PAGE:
The leaves and seeds of the Ginkgo biloba tree have long been used in traditional Chinese medicine. Modern research has looked at ginkgo extract, which is usually made from leaves, and found some interesting health benefits and potential uses.
Improves circulation and heart health
In traditional Chinese medicine, ginkgo seeds were used to open energy channels for different organ systems, including kidneys, liver, brain and lungs. Ginkgo’s apparent ability to increase blood flow to various parts of the body may be the source of many of its supposed benefits.
A study in people with heart disease who supplemented with ginkgo revealed an immediate increase in blood flow to various parts of the body. This was attributed to a 12% increase in the levels of circulating nitric oxide, a compound responsible for the dilation or expansion of blood vessels. Likewise, another study showed the same effect in elderly people treated with ginkgo extract. More research is needed to fully understand how ginkgo affects circulation and heart health, but it looks promising.
Reduces symptoms of psychiatric disorders and dementia
Ginkgo has been evaluated repeatedly for its effects on anxiety, stress, depression and other symptoms associated with age-related cognitive decline. A review of 21 studies revealed that, when used in conjunction with conventional medicine, ginkgo extract can increase functional capabilities in people with mild Alzheimer’s. Another review evaluated four studies and found that a 22- to 24-week treatment with Ginkgo biloba extract improved the behavioral and psychological symptoms of dementia, except for psychotic aspects.
These positive results may be related to the role that ginkgo has in increasing blood flow in the brain, especially with regard to vascular types of dementia. But it is definitely too early to make absolute claims about the role of ginkgo in treating dementia.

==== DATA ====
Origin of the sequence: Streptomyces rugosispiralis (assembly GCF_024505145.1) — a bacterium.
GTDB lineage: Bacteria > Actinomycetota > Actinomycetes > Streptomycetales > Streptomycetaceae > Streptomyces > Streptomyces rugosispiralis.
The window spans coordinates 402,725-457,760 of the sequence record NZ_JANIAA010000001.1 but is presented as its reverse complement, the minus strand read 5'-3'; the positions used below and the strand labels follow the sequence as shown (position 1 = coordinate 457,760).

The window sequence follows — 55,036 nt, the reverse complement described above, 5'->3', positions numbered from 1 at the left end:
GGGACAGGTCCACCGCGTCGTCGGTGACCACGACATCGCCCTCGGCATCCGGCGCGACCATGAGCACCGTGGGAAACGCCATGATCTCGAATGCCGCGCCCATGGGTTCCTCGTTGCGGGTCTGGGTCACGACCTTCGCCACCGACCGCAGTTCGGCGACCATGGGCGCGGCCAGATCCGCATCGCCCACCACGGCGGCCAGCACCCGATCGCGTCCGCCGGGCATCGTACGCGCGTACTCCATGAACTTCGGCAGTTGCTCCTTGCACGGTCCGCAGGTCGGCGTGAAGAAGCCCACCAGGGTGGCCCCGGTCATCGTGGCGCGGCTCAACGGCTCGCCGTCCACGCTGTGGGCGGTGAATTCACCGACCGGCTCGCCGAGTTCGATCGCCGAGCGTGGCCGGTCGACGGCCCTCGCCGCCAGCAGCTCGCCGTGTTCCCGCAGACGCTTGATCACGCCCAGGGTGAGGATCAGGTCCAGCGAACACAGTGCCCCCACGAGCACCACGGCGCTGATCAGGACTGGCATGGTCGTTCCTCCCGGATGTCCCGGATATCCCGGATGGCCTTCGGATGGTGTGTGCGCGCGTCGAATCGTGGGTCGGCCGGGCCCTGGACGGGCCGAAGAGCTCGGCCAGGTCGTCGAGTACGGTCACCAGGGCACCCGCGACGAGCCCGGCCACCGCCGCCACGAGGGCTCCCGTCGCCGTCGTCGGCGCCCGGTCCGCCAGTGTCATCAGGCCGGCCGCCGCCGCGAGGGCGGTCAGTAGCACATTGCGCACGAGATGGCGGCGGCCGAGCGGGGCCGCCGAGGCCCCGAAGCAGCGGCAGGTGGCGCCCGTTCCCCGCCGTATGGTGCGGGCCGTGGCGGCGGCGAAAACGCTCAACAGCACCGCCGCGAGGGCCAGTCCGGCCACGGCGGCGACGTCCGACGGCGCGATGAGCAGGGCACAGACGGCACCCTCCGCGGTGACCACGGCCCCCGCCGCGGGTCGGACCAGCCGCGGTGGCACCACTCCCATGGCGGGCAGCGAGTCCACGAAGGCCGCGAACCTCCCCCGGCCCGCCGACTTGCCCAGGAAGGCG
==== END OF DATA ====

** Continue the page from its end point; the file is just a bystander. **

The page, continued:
Can relieve headaches and migraines
This is one of its really popular uses in traditional Chinese medicine. Very little research is available on ginkgo’s ability to treat headaches. However, depending on the root cause of the headache, it can help. For example, ginkgo is known to have anti-inflammatory and antioxidant effects .
If a headache or migraine is caused by excessive stress, ginkgo can be useful, theoretically. In addition, if a headache is related to reduced blood flow or constricted blood vessels, ginkgo’s ability to dilate blood vessels can improve symptoms. On the contrary, some migraines are caused by excessive dilation of blood vessels, so in this situation, ginkgo would have no effect. Finally, these examples are not hard evidence; therefore, if you have headaches, talk to your doctor to see if it helps. I don’t think there’s any harm, but I wouldn’t expect much.
Can reduce anxiety
Some research indicates that ginkgo can help with anxiety. In one study, 170 people with generalized anxiety were treated with either 240 mg or 480 mg of ginkgo or placebo. The group treated with the highest dose of ginkgo reported a 45% greater reduction in anxiety symptoms compared to those who received the placebo. The problem with this is that it’s the patient’s self-reported results and we just need a lot more evidence about it. So, you definitely can’t draw firm conclusions.
Helps in erectile dysfunction
Finally, I want to highlight this topic because several sources say that ginkgo can help with erectile dysfunction. Ginkgo has the ability to improve circulation by dilating blood vessels. As a result, it can also be useful in treating various symptoms, improving blood flow to areas of the body.
Some research has investigated the use of ginkgo to treat erectile dysfunction caused by the use of antidepressant drugs or SSRIs. The results indicated that ginkgo was no more effective than a placebo in these cases. Another study evaluated the use of ginkgo to increase the desire of women in psychotherapy and they found it was not helpful. The logic for using ginkgo to treat this type of dysfunction makes sense, but the research certainly doesn’t support it, so I just wanted to make that clear.
Finally, while the ginkgo plant has been used for centuries, much of the current research is inconsistent or discouraging, so I wouldn’t expect much if you choose to supplement it.Share this